Perilous Glory: The Rise of Western Military Power

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Yale University Press, 2011 - Military art and science - 467 pages
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This expansive book surveys the history of warfare from ancient Mesopotamia to the Gulf War in search of a deeper understanding of the origins of Western warfare and the reasons for its eminence today. Historian John France explores the experience of war around the globe, in Europe, Asia, Africa, and America. His bold conclusions cast doubt on well-entrenched attitudes about the development of military strength, the impact of culture on warfare, the future of Western dominance, and much more.

Taking into account wars waged by virtually all civilizations since the beginning of recorded history, France finds that despite enormous cultural differences, war was conducted in distinctly similar ways right up to the Military Revolution and the pursuit of technological warfare in the nineteenth century. Since then, European and American culture has shaped warfare, but only because we have achieved a sense of distance from it, France argues. He warns that the present eminence of U.S. power is much more precarious and accidental than commonly believed. The notion that war is a distant phenomenon is only an illusion, and our cultural attitudes must change accordingly.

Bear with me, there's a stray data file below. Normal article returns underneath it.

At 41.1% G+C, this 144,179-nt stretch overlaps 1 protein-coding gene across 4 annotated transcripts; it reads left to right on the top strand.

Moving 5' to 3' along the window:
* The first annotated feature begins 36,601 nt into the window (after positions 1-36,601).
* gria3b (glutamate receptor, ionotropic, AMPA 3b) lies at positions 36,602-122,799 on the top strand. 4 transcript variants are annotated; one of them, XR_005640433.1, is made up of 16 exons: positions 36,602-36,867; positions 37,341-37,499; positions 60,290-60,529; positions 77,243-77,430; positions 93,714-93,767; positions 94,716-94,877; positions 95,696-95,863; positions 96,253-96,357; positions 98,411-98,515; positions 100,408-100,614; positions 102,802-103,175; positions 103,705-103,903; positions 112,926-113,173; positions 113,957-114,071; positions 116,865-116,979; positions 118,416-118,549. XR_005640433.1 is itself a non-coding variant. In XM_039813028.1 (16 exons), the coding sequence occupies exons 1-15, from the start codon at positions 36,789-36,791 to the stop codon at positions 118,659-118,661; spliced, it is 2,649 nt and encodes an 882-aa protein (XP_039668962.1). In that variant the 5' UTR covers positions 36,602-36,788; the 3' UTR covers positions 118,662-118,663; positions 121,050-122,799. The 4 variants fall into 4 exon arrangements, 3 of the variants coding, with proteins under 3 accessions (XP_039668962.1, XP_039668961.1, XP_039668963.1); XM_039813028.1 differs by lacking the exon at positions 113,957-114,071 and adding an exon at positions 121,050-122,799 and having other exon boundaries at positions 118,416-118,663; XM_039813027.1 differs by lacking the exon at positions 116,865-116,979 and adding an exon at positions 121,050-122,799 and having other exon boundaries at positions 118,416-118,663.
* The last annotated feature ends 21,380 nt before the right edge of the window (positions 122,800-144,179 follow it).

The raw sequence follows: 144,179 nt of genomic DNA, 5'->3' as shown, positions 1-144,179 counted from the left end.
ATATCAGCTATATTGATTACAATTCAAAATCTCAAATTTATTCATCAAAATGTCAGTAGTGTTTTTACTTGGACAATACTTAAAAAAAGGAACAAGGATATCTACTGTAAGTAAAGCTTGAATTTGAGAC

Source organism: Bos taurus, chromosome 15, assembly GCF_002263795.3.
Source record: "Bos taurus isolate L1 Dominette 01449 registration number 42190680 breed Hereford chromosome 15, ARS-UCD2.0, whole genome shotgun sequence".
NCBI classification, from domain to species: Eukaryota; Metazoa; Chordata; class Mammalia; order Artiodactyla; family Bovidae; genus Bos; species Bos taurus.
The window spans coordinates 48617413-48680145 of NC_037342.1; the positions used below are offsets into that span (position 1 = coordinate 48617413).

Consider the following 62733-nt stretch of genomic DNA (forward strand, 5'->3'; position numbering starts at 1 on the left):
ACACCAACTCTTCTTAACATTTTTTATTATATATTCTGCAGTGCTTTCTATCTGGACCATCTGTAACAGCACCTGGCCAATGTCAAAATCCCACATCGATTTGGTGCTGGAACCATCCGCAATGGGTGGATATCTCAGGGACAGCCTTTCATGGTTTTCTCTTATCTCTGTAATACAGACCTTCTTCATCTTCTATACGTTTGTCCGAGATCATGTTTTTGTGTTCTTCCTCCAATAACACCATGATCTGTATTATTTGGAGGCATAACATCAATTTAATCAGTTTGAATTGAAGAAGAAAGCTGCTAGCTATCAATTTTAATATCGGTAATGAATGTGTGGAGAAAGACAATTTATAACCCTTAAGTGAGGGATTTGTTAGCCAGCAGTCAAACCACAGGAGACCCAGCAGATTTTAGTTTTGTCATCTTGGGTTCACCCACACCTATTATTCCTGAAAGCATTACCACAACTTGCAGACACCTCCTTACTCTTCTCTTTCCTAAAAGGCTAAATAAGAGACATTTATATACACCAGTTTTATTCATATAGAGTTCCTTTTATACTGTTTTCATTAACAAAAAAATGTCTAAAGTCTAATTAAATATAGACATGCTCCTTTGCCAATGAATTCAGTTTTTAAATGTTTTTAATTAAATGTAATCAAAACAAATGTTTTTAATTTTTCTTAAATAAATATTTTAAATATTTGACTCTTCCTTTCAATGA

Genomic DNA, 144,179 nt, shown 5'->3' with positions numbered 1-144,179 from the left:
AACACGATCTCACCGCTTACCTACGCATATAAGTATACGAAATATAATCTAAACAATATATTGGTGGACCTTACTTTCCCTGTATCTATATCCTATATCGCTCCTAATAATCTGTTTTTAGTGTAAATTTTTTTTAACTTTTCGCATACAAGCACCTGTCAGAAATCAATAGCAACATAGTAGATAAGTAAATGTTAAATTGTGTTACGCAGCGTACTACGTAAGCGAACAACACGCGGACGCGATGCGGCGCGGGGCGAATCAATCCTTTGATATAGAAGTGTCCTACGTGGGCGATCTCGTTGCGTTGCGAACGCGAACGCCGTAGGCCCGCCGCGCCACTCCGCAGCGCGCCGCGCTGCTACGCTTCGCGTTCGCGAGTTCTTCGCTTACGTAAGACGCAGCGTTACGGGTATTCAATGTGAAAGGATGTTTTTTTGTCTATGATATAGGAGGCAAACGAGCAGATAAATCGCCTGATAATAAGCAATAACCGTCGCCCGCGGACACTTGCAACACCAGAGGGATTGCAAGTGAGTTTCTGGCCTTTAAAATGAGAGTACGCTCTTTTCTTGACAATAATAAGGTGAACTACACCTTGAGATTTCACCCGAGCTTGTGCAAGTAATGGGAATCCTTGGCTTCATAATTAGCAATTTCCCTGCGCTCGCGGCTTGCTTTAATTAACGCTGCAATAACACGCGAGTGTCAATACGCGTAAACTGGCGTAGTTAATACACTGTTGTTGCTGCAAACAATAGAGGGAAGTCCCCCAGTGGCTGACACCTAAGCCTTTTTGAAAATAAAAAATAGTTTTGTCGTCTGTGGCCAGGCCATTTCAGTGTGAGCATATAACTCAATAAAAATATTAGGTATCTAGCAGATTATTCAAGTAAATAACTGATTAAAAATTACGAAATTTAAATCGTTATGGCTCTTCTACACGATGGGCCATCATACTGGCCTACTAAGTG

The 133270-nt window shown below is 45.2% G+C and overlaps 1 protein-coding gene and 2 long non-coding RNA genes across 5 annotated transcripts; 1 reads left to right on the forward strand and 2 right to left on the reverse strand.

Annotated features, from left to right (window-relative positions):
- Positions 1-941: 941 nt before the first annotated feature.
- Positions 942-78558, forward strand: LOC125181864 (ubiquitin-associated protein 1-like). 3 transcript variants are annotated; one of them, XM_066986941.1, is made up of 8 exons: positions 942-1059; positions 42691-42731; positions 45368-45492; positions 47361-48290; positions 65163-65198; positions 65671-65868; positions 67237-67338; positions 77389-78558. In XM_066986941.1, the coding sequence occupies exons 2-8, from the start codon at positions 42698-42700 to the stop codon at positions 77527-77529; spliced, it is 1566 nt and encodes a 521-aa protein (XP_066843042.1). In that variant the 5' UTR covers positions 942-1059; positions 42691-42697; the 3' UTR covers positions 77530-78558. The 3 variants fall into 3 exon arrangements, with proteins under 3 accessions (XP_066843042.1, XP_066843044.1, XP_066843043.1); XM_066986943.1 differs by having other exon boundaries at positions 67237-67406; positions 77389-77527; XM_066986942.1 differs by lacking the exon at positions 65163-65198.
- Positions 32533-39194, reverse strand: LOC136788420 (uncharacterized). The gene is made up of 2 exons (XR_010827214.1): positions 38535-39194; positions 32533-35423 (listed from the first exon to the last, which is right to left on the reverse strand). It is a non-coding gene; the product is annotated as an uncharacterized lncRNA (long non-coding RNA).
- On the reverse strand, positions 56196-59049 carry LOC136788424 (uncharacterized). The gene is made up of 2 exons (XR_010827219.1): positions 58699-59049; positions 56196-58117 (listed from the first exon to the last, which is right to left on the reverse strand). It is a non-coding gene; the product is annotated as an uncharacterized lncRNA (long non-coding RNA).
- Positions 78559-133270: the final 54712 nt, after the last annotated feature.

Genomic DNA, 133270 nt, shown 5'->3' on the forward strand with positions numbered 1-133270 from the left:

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Perilous Glory: The Rise of Western Military Power

User Review  - Brian Odom - Book Verdict

Eschewing the dominant thesis about Western military history, as seen in Victor Davis Hanson's The Western Way of War, that Western military supremacy springs from cultural and democratic origins ... Read full review

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Contents

ILLUSTRATIONS AND MAPS
PREFACE
CHAPTER ONE
CHAPTER TWO
CHAPTER THREE
CHAPTER FOUR
CHAPTER FIVE
CHAPTER SIX
CHAPTER EIGHT
CHAPTER NINE
CHAPTER TEN
CHAPTER ELEVEN
NOTES
FURTHER READING
TABLES
INDEX

CHAPTER SEVEN

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About the author (2011)

John France is professor emeritus, Department of History and Classics, Swansea University. He lives in Swansea, UK.

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